Finding Yingying smartly avoids its early promise of true-crime procedural in favor of something more rawly emotional.
Mere weeks after her arrival in the United States, Yingying Zhang, a visiting scholar from Peking University, went missing and was presumed dead. An avid agricultural student with dreams of managing her own ecology team once she graduated, she vanished from the University of Illinois campus on June 9, 2017, just as she was scheduled to sign an apartment lease. A federal investigation soon narrowed the suspect to one Brendt Allen Christensen, a former university student whose car was identified on camera picking her up. Christensen resisted questioning, confessing his grisly deeds only some two years later at his trial. Finding Yingying, Jiayan Shi’s moving portrait of a family in perpetual anguish, does not neglect to cover this aforementioned sequence of events, but the focus of its action, as per its title, is on the present continuous. Beyond an admission of guilt, or conclusive proof of Yingying’s remains, it is the hope that she might be out there somewhere, alive, which her family clings to.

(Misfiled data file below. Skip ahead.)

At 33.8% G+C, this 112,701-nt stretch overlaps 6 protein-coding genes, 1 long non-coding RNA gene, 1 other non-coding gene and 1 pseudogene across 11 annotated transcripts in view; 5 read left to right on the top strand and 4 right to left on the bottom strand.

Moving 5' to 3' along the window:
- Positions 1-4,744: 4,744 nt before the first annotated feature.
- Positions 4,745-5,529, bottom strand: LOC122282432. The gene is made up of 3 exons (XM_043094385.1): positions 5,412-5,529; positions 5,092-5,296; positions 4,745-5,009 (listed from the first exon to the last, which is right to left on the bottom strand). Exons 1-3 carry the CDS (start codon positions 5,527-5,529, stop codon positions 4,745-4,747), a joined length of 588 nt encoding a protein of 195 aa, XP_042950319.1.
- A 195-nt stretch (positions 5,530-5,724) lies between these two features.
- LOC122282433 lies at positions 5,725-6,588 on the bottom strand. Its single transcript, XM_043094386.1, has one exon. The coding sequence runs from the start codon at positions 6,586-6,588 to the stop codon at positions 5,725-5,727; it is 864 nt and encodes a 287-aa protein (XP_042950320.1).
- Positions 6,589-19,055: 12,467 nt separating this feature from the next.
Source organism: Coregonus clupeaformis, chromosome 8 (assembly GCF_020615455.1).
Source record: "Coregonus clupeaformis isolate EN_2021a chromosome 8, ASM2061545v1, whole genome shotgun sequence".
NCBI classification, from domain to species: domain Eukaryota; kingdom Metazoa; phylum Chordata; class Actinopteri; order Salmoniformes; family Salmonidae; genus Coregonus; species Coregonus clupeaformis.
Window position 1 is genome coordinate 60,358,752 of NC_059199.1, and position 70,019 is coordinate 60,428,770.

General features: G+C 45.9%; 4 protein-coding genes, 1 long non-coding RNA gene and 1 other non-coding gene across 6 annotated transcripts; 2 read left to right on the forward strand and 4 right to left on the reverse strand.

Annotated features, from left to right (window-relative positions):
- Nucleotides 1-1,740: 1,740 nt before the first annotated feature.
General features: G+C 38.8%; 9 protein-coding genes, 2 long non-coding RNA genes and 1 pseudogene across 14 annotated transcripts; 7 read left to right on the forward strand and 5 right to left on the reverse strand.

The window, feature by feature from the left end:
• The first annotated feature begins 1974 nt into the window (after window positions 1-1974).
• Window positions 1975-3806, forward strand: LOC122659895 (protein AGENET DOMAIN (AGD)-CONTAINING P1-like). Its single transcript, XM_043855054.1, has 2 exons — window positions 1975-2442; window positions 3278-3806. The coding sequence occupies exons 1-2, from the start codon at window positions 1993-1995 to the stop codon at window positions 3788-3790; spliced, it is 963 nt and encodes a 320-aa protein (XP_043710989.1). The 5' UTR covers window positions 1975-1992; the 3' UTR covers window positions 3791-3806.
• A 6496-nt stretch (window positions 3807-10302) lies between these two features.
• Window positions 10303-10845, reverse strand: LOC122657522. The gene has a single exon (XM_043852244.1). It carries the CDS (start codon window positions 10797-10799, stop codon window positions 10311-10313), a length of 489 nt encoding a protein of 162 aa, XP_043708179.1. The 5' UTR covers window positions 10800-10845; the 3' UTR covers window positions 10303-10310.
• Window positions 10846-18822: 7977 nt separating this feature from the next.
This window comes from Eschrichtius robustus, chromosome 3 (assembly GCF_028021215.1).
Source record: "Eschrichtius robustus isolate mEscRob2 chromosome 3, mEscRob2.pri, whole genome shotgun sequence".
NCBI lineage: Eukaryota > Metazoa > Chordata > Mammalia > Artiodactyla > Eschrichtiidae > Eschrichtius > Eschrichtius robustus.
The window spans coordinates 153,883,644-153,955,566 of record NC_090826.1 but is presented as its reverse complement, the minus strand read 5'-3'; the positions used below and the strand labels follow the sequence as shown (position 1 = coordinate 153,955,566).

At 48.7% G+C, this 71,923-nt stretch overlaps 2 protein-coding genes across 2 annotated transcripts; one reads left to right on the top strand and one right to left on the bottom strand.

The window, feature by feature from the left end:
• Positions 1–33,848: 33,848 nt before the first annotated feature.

Initially utilizing a true-crime procedural framework, Shi deftly sidesteps such bare bones to find the meat of the matter, charting the earnestly raw emotional aftermath of Yingying’s disappearance. The torturous wait for justice takes its greatest toll on her family as they await Christensen’s sentencing, frequently delayed in murky legal waters, and Shi captures their most gut-wrenching moments over a two-year period with startling immediacy. Herself an alumnus of Peking University — and from the same batch as Yingying — Shi invests a personal dimension into her documentary, empathizing on the basis of not only the family’s tragedy but also their shared immigrant status. In her diary, which Shi narrates out loud (albeit in English), Yingying articulates both the optimism and uneasiness felt upon touchdown; a fish out of water, she was eagerly determined to succeed, but felt stymied by familial separation and cultural distance. The kindness of strangers, ubiquitous back home, presents itself as a rarity over in this foreign land.
More than a factual account of her disappearance, Finding Yingying pays tribute to those who have survived her, bravely and intimately expressing the wounds hacked into the hearts of grieving parents, siblings, significant others, and countrymen. Many Chinese families who send their children abroad do contend with such risks, even as the U.S. remains a promised land in the eyes of most. Most crucially, Shi’s film celebrates Yingying’s life, her hopes and aspirations. “Life is too short to be ordinary.” Giving voice to her for the final time, Finding Yingying bittersweetly commemorates a life tragically cut short.
Published as part of Before We Vanish | December 2020 — Part 2.